Theater Review: SONGS FOR NOBODIES (Northlight Theatre)

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by Dan Zeff on October 4, 2021

in Theater-Chicago


In the spring of 2020 the Northlight Theatre was set to present Bethany Thomas in “Songs for Nobodies,” a one-performer show that would celebrate five iconic female singers of the 20th century. Then came the pandemic scourge and the show, like all theater activity in the country, was extinguished. Thomas and “Songs for Nobodies” have now been reinstalled on the Northlight stage, allowing audiences to finally revel in the star’s limitless skills as a singer and actor.

“Songs for Nobodies” is built on the concept of pairing five average females (like a department store cosmetic salesperson or a fashion writer for the New York Times) with a famous singer in a string of five extended scenes. The five, in order of appearance, are pop singer Judy Garland, country music singer Patsy Cline, French cabaret singer Edith Piaf, jazz singer Billie Holiday, and opera diva Maria Callas. Thomas plays the “nobodies” each undergoing a life changing experience after encountering one of the five celebrities, likewise played by Thomas. Each scene offers at least one song identified with the singer, like Cline’s “Stand by Your Man” and Holiday’s “Strange Fruit.” The songs are wrapped around monologues filled with much insight, humor, and sometimes pain, all written by Joanna Murray-Smith, who gets playwright credit.

Thomas’s portraits of the singers aren’t conceived as a set of night club-style impersonations, though she does deliver spot-on portraits of Billie Holliday and Patsy Cline and accurately captures Edith Piaf’s husky voice. The show is mostly presented from the viewpoint of the five commonplace women who briefly connect with the stars. These women, with their personal stories, turn out to be at least as absorbing as Garland, Cline, Piaf, Holiday, and Callas.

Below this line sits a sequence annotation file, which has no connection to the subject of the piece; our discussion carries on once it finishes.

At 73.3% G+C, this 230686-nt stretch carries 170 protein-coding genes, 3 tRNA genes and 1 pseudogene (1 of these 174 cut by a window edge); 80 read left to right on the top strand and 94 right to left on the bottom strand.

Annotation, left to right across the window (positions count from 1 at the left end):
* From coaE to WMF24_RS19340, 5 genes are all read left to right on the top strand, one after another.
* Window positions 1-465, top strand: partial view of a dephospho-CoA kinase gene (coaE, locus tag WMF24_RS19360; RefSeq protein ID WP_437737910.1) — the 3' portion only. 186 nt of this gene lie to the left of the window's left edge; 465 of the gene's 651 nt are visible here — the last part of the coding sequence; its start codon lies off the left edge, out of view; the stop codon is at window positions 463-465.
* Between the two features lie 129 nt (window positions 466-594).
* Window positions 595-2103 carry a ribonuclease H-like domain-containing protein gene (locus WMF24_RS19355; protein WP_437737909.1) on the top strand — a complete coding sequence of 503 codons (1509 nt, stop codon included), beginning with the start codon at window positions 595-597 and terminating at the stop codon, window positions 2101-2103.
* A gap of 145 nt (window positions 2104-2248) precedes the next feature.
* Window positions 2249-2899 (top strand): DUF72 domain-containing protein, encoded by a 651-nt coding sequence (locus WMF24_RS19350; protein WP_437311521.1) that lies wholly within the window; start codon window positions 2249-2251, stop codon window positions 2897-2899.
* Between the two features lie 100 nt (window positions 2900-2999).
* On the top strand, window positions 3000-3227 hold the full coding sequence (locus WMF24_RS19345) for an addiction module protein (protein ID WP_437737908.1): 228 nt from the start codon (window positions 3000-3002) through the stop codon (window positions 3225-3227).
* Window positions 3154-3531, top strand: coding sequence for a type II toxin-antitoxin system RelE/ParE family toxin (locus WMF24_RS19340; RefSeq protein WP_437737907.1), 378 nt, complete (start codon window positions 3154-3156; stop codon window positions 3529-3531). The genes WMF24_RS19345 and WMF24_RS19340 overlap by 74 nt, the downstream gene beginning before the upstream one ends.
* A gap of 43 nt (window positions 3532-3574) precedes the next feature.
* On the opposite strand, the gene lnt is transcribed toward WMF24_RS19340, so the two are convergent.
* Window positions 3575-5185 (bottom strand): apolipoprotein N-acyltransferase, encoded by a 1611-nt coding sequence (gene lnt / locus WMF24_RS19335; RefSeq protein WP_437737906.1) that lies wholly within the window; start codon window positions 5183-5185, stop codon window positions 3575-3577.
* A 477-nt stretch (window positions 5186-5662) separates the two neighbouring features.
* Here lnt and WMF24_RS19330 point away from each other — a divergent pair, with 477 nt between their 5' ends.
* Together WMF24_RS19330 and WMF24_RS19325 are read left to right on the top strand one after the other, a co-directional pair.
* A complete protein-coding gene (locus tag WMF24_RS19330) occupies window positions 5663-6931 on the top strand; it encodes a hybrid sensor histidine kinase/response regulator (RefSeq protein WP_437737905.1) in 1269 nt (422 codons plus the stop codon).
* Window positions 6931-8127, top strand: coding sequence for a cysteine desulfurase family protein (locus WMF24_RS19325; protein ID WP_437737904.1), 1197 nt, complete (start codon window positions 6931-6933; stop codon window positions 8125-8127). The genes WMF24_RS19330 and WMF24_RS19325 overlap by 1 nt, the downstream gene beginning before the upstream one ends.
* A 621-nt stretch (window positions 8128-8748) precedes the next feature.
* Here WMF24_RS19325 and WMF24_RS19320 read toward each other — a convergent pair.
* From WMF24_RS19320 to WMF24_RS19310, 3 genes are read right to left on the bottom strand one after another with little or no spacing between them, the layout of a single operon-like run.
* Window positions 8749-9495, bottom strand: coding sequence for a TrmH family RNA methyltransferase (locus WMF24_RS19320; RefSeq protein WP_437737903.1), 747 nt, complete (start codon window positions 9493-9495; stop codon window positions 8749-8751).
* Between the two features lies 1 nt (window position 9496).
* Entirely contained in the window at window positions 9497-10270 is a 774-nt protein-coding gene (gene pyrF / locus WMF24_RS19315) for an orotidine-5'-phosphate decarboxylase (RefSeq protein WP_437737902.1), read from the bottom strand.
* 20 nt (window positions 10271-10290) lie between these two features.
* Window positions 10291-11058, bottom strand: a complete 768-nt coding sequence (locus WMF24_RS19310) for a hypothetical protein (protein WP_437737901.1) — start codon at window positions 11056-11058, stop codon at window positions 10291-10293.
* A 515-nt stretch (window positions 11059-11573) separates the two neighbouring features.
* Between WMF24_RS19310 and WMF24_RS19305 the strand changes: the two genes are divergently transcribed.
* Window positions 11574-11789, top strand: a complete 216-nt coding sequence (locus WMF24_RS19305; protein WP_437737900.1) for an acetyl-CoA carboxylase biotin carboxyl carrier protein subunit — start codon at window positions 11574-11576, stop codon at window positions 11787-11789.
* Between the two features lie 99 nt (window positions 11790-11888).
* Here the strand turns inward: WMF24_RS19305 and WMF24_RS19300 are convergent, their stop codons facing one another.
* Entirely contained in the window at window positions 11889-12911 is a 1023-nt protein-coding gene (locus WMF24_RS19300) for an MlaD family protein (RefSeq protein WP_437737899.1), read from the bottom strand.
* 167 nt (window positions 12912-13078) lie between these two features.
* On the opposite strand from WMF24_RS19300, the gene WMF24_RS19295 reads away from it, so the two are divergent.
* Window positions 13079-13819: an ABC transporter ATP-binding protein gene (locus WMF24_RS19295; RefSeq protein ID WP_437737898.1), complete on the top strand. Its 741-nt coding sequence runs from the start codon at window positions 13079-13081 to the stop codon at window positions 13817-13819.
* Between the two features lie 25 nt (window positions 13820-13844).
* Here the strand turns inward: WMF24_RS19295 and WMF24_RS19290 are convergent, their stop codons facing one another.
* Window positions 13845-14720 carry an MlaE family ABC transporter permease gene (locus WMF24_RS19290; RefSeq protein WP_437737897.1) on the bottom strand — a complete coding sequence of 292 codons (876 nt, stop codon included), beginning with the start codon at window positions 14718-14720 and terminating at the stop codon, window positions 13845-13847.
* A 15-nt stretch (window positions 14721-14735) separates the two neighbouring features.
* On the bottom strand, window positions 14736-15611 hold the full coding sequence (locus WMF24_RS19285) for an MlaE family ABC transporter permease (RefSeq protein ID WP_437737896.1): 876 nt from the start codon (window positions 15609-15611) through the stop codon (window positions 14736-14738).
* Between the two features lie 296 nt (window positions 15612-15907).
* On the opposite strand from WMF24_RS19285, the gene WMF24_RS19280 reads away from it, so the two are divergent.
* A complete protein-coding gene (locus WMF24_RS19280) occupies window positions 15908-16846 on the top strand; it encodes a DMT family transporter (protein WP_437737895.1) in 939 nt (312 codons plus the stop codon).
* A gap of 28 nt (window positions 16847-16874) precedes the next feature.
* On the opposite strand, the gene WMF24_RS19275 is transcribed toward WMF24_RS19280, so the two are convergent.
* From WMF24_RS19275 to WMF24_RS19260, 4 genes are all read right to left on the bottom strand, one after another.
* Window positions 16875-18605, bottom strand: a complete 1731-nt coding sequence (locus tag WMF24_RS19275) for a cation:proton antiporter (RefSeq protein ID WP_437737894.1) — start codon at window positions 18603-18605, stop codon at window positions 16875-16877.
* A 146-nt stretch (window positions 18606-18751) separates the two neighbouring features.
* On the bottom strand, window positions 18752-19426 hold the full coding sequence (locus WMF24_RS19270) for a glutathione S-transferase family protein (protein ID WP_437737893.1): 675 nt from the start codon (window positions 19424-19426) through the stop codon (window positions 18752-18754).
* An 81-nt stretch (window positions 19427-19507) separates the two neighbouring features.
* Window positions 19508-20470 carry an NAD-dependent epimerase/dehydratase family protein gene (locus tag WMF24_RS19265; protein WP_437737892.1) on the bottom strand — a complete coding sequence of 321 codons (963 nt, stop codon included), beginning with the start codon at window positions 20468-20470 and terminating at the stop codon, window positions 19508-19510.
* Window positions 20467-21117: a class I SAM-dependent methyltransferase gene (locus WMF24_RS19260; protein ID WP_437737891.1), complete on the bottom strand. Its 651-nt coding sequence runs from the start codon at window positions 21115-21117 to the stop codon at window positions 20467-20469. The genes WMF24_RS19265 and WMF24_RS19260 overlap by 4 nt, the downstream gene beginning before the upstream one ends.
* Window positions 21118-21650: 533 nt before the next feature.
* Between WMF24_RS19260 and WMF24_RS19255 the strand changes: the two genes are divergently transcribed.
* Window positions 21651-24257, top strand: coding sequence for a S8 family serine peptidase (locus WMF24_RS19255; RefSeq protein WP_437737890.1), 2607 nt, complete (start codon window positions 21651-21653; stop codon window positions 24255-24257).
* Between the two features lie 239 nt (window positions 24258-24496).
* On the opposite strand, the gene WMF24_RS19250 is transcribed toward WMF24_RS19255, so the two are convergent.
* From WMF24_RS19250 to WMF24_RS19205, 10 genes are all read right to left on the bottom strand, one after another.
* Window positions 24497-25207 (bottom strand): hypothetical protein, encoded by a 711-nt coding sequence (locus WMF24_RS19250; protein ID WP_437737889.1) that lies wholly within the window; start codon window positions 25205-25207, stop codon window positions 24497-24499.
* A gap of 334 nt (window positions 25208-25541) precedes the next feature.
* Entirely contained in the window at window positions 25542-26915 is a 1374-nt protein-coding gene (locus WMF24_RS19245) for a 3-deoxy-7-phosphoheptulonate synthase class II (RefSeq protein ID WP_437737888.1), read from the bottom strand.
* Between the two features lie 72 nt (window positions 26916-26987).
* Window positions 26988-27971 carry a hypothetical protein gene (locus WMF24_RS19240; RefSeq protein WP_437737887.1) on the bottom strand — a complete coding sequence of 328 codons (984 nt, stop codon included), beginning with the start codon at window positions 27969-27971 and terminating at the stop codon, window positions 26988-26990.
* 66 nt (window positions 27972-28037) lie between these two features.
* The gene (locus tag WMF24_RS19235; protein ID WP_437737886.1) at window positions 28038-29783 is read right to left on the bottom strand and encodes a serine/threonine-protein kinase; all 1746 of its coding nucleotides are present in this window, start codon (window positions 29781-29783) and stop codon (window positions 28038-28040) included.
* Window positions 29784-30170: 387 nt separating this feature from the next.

Thomas rotates among four microphones on a minimalist set consisting of an arrangement of elevated circular playing areas. The splendid fulsome musical accompaniment comes from the trio of Andra Velis Simon (conductor and keyboard), Yulia Block (drums and accordion), and Kelsee Vandervall (cello and percussion). The staging also benefits from contributions by Jeffrey D. Kmiec (scenic design), Mieka van der Ploeg (costumes), Jesse Klug (lighting), and Lindsay Jones (sound).

Under Rob Lindley’s understated but sure direction, Thomas smoothly melds from segment to segment, always sustaining the viewer’s attention as she moves from segment to segment. After singing in four pop music genres, Thomas ends the show with an aria from Puccini’s tragic opera “Tosca” that demonstrates a vocal power that had the opening night audience roaring.

“Songs for Nobodies” runs about 95 minutes with no intermission. Only Thomas knows how physically demanding the show is with its multiple shifts in vocal style and narrative moods. Indeed, the production may be a few minutes too long, but I wouldn’t know what to cut. In many Chicagoland productions over the years Thomas has been a stellar supporting performer. Finally she has the stage all to herself and she seizes the moment to score a stunning personal triumph.

The show gets a rating of four stars.

Audiences must provide proof of vaccination and wear masks while in the theater.

photos by Michael Brosilow

Songs for Nobodies
Northlight Theatre, 9501 Skokie Blvd in Skokie
ends on October 31, 2021
for tickets ($30-$89), call 847.673.6300 or visit Northlight Theatre

for more shows, visit Theatre in Chicago

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